Apr 25, 2011
From Paul Trevithick:
What is the problem this idea addresses, why does it matter?
To create the kind of society that most people want, personal data must be be managed differently than it is today. Adaptations to technical, operational, and regulatory aspects of the Internet are necessary to ensure better protection and privacy for personal data.
What is the goal of the idea?
To change some of the data architecture and policy layers of the Internet in order to enable the individual to control the storage and dissemination of his personal information. Taken together these changes can bring about the end of today’s personal data feudalism.
How does the idea work?
There are technical, operational and regulatory aspects to what must be changed.
In terms of the technical aspects, every person must have access to a personal data service that provides a central point of control (i.e. a dashboard) for that person’s physically distributed data. To genuinely shift control to the individual at least some of the places where personal data is stored must hold only encrypted attribute values (so-called translucent storage) with the individual in exclusive possession of the encryption key.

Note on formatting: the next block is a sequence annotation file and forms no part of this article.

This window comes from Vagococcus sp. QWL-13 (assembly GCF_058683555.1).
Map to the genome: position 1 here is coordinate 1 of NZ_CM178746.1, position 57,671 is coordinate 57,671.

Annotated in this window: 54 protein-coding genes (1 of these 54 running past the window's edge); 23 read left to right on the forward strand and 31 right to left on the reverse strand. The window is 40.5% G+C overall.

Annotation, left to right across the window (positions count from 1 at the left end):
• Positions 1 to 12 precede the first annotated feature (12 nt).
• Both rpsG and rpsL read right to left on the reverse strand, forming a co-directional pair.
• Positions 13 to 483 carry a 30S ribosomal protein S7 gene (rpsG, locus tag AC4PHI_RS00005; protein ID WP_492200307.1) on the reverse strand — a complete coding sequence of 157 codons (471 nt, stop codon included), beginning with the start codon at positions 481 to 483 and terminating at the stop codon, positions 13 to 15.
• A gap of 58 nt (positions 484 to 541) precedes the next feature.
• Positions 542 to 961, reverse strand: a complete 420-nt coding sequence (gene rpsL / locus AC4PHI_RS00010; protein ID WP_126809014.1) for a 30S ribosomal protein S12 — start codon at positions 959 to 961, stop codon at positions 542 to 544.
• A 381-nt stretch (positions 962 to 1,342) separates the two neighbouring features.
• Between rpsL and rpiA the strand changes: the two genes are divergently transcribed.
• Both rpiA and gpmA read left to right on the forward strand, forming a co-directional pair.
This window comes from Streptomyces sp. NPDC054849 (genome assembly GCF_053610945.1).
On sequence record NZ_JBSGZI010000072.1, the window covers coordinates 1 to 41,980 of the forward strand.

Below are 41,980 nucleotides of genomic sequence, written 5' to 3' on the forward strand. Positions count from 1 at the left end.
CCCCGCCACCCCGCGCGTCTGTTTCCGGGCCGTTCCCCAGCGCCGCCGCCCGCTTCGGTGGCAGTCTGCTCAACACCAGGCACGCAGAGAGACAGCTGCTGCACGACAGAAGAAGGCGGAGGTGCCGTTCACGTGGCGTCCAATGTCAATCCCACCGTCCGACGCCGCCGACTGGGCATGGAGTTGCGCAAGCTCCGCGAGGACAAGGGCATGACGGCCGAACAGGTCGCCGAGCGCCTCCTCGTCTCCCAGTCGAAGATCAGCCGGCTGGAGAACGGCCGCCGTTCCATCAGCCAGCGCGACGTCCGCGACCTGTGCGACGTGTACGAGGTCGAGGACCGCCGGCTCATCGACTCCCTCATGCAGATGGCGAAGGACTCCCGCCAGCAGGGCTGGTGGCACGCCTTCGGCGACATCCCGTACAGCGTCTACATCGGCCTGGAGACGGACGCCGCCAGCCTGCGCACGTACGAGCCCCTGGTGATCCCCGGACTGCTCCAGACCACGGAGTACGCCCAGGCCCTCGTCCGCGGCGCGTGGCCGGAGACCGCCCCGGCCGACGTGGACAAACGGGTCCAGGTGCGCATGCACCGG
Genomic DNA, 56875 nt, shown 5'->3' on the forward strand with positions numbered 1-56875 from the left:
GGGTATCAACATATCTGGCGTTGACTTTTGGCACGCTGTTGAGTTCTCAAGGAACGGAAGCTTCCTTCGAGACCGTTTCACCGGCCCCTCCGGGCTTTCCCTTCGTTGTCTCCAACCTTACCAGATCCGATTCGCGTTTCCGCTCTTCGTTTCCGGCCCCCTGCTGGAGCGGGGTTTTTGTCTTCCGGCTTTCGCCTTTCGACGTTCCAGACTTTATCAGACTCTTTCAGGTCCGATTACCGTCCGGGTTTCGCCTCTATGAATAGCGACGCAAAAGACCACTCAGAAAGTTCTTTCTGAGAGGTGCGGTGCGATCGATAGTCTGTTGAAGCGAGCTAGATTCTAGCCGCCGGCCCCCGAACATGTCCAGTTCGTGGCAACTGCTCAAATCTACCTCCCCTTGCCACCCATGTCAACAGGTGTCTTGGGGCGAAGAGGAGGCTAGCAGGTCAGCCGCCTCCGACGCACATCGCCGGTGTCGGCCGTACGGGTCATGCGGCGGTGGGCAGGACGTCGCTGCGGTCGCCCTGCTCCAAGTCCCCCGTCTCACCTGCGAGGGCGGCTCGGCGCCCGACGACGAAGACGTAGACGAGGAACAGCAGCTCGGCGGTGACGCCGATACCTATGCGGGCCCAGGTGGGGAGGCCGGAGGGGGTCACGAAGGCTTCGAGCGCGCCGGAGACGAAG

Operationally, networks of people and services must have the ability to adhere to multiple trust frameworks, each of which includes rules for data schemas, roles, authentication methods & levels, auditing, compliance, etc. As far as possible the policies of these trust frameworks must be machine, lawyer and human readable.
Regulations must be changed to make it illegal for anyone (except law enforcement) to cache personal data by another actor for more than 24 hours.